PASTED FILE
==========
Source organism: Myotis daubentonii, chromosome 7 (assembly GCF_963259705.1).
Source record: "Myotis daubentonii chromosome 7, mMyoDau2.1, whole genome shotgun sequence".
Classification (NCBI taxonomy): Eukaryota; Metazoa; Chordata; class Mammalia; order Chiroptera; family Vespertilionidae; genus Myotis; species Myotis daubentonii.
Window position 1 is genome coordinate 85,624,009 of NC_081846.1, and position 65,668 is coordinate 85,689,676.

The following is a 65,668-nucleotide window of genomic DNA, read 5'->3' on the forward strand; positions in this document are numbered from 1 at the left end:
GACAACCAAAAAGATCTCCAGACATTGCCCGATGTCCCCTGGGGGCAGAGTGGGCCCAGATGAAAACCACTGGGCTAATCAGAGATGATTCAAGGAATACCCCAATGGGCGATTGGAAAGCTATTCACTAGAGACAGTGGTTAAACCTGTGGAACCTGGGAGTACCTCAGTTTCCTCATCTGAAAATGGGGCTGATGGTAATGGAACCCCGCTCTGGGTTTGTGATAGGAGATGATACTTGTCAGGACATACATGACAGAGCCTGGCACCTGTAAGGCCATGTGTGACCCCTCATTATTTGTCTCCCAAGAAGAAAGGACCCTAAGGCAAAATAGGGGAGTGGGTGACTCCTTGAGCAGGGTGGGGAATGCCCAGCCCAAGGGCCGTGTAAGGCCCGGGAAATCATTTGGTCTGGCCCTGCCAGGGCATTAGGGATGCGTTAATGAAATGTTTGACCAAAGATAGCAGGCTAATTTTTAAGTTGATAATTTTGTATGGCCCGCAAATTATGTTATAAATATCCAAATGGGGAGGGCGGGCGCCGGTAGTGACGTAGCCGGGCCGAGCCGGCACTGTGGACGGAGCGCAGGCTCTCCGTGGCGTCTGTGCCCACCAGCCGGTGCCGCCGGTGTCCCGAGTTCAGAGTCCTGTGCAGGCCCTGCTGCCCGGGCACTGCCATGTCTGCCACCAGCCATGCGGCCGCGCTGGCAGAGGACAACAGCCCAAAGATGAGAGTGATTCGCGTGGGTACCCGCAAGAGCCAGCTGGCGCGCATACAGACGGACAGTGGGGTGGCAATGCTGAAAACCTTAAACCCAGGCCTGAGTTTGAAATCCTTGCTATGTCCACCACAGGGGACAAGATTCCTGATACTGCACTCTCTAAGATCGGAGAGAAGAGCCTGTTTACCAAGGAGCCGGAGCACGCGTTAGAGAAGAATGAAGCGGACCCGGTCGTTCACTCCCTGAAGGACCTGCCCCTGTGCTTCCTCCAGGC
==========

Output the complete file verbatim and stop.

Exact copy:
Source organism: Myotis daubentonii, chromosome 7 (assembly GCF_963259705.1).
Source record: "Myotis daubentonii chromosome 7, mMyoDau2.1, whole genome shotgun sequence".
Classification (NCBI taxonomy): Eukaryota; Metazoa; Chordata; class Mammalia; order Chiroptera; family Vespertilionidae; genus Myotis; species Myotis daubentonii.
Window position 1 is genome coordinate 85,624,009 of NC_081846.1, and position 65,668 is coordinate 85,689,676.

The following is a 65,668-nucleotide window of genomic DNA, read 5'->3' on the forward strand; positions in this document are numbered from 1 at the left end:
GACAACCAAAAAGATCTCCAGACATTGCCCGATGTCCCCTGGGGGCAGAGTGGGCCCAGATGAAAACCACTGGGCTAATCAGAGATGATTCAAGGAATACCCCAATGGGCGATTGGAAAGCTATTCACTAGAGACAGTGGTTAAACCTGTGGAACCTGGGAGTACCTCAGTTTCCTCATCTGAAAATGGGGCTGATGGTAATGGAACCCCGCTCTGGGTTTGTGATAGGAGATGATACTTGTCAGGACATACATGACAGAGCCTGGCACCTGTAAGGCCATGTGTGACCCCTCATTATTTGTCTCCCAAGAAGAAAGGACCCTAAGGCAAAATAGGGGAGTGGGTGACTCCTTGAGCAGGGTGGGGAATGCCCAGCCCAAGGGCCGTGTAAGGCCCGGGAAATCATTTGGTCTGGCCCTGCCAGGGCATTAGGGATGCGTTAATGAAATGTTTGACCAAAGATAGCAGGCTAATTTTTAAGTTGATAATTTTGTATGGCCCGCAAATTATGTTATAAATATCCAAATGGGGAGGGCGGGCGCCGGTAGTGACGTAGCCGGGCCGAGCCGGCACTGTGGACGGAGCGCAGGCTCTCCGTGGCGTCTGTGCCCACCAGCCGGTGCCGCCGGTGTCCCGAGTTCAGAGTCCTGTGCAGGCCCTGCTGCCCGGGCACTGCCATGTCTGCCACCAGCCATGCGGCCGCGCTGGCAGAGGACAACAGCCCAAAGATGAGAGTGATTCGCGTGGGTACCCGCAAGAGCCAGCTGGCGCGCATACAGACGGACAGTGGGGTGGCAATGCTGAAAACCTTAAACCCAGGCCTGAGTTTGAAATCCTTGCTATGTCCACCACAGGGGACAAGATTCCTGATACTGCACTCTCTAAGATCGGAGAGAAGAGCCTGTTTACCAAGGAGCCGGAGCACGCGTTAGAGAAGAATGAAGCGGACCCGGTCGTTCACTCCCTGAAGGACCTGCCCCTGTGCTTCCTCCAGGC